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1993 Master Agronomist

1993 Master Agronomist, Robert "Bob" Dietrick and Kenneth Failes

Robert “Bob” Dietrick

Words like innovator, leader, professional were used by the nominators to describe Bob Dietrick and his profitable crop production practices that make maximum use of crop residues to reduce wind erosion and conserve available moisture on his farm in northwest Oklahoma.  As an innovator he continually searches for new and better ways to reduce his tillage operations. If an unusual weed problem develops he will devise a way to deal with it, chemically or mechanically.

As a professional, he works closely with the ag chemical industry and follows many of the OSU recommendations. He continually refines and improves the use of pesticides and their application for himself and his clients. As a leader, Bob has a strong desire to share his experience and knowledge with his neighbors.  He has provided a great deal of public service to his community by hosting annual educational meetings and filed days on his farm to show off many of his herbicide, fertility and moisture conservation demonstrations.  Bob is a person who "practices what he preaches" and many producers in his area look to him for guidance and information.

Bob and his wife Jeretta farm 1,120 acres near Tyrone.  This past year Bob decide to almost double his farming operation. Nearly all of his crops are grown using a chemical tillage system with a bare minimum of tillage.  He grows dryland wheat and grain sorghum using a fallow rotation program.  His crop yields will challenge the yields of similar crops grown in a more humid climate.  He attributes his ability to farm more acres and get better yields to this innovative cropping system that greatly reduces the hours he spends per acre.  Mr. Dietrick has used his other business, Dietrick's Ag. Service, to influence, guide and assist other producers interested in improving their agronomic practices as well as stimulating others to implement better residue management systems on their farms. In 1991, Bob was selected as the Texas County Co-operator of the Year by the Conservation District.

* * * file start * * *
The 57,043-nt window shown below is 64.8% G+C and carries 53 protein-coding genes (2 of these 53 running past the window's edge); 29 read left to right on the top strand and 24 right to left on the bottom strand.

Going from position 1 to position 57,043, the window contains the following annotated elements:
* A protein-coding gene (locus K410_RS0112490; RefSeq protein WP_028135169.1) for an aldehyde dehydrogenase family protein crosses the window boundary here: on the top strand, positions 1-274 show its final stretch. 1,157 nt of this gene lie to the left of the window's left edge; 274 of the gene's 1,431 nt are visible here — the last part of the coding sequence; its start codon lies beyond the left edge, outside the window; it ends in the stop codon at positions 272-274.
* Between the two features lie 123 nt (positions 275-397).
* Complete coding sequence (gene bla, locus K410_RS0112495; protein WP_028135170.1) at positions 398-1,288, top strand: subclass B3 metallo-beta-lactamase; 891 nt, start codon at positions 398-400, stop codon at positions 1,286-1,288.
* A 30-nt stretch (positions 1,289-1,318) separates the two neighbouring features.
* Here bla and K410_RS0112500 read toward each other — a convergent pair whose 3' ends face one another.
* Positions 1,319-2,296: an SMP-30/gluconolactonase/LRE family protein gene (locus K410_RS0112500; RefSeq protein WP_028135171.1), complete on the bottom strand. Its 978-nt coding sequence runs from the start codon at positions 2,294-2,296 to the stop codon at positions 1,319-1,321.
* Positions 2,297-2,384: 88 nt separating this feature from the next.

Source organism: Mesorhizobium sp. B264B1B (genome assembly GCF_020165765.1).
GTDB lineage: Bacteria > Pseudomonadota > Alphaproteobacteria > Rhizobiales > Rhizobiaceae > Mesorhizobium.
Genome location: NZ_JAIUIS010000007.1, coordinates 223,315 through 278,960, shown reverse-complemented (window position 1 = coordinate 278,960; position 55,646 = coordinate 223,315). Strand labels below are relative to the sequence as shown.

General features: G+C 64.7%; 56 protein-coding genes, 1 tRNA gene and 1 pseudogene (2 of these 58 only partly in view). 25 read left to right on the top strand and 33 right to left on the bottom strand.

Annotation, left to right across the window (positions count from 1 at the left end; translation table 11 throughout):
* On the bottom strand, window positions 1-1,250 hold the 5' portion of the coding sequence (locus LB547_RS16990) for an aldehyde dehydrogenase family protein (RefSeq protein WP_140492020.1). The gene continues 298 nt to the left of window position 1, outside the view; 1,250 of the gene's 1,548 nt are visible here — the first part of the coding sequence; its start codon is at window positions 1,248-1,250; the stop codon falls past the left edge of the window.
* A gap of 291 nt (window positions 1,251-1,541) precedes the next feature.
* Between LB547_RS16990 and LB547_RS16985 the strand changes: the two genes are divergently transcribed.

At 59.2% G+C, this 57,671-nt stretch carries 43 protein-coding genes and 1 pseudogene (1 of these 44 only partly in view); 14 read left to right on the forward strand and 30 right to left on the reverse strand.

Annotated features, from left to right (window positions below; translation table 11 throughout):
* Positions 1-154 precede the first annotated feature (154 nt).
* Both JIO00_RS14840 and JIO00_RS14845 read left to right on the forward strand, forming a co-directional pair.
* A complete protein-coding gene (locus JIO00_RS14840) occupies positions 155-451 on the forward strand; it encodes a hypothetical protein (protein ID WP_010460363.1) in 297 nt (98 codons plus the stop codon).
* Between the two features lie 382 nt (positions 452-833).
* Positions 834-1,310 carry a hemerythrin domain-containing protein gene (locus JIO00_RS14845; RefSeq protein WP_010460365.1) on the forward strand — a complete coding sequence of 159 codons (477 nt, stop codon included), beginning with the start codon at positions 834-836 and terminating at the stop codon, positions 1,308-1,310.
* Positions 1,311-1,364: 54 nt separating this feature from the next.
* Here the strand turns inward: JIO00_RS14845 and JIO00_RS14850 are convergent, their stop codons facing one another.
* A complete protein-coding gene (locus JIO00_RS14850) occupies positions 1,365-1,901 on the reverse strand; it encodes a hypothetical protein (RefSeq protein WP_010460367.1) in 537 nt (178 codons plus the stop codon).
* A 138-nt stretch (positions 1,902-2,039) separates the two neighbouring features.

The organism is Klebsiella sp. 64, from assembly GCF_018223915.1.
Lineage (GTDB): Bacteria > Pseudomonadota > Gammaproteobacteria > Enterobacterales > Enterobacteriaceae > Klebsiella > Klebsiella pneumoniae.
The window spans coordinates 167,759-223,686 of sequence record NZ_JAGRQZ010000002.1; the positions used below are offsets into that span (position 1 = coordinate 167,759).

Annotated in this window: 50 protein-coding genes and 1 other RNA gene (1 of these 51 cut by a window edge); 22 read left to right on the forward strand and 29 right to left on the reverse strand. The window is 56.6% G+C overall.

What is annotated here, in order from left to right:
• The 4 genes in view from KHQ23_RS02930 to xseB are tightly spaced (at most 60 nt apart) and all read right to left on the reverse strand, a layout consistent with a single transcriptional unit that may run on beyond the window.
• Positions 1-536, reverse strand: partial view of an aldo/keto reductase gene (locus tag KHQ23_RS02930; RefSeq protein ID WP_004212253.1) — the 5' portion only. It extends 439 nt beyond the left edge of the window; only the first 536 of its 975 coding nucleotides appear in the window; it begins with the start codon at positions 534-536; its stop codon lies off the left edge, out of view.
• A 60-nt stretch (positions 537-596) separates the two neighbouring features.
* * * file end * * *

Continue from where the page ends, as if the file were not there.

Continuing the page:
He was born in Turpin, OK, graduated from Turpin High School, and received his B.S. degree from Panhandle State University.  Although he did not pursue a formal graduate education, he regularly attends educational programs and conferences.  Bob serves on several local boards and has membership in numerous crop, agri-business and civic organizations.



Kenneth Failes

Kenneth Failes is a well-respected agricultural leader in Alfalfa County.  He is a tremendous supporter of Oklahoma State University Extension and Research. He regularly attends educational programs and meetings, and promotes and utilizes the soil testing laboratory at OSU. He willingly gives his time and provides land and equipment for demonstrations conducted by the Alfalfa County Ag. Agent, Area Agronomist, State Specalists and by OSU researchers. The OSU wheat variety test plots have been located on his farm for a number of years.  In addition, he has had numerous fertility and weed control research and demonstration plots on his farm over the years.

He was born in Cherokee, OK, graduated from Cherokee High School, and received his B.S. and M.S. degrees in Agronomy from Oklahoma State University.  After graduation, he was employed by Kansas State University for one year at the Newton Agricultural Experiment Station before returning to the family farm.  In addition to farming, he has been employed by the Burlington Co-Op as an Agronomist for the past 24 years.  He has used his position and training to provide agronomic production information to many farmers and ranchers in Alfalfa County.  He is highly recognized by his customers and neighbors for his vast knowledge, skills, leadership and guidance on issues dealing with agriculture.

He has served nine years on the Alfalfa County ASCS committee, serving six years as chairman.  He has been a member of the Alfalfa County Extension Program Planning and Advisory Committee, Crops Superintendent for the Alfalfa County Fair, and has served on the Cherokee School Board.  Currently he is a member of the Advisory Panel for the North Central Research Station at Lahoma. In addition, he actively participates in numerous civic and church activities.

Kenneth is a devoted father and husband to four children and his wife Marcia. Together they operate an 800 acre farm north of Cherokee.  Their farming operation consists of wheat, alfalfa and grass for cattle.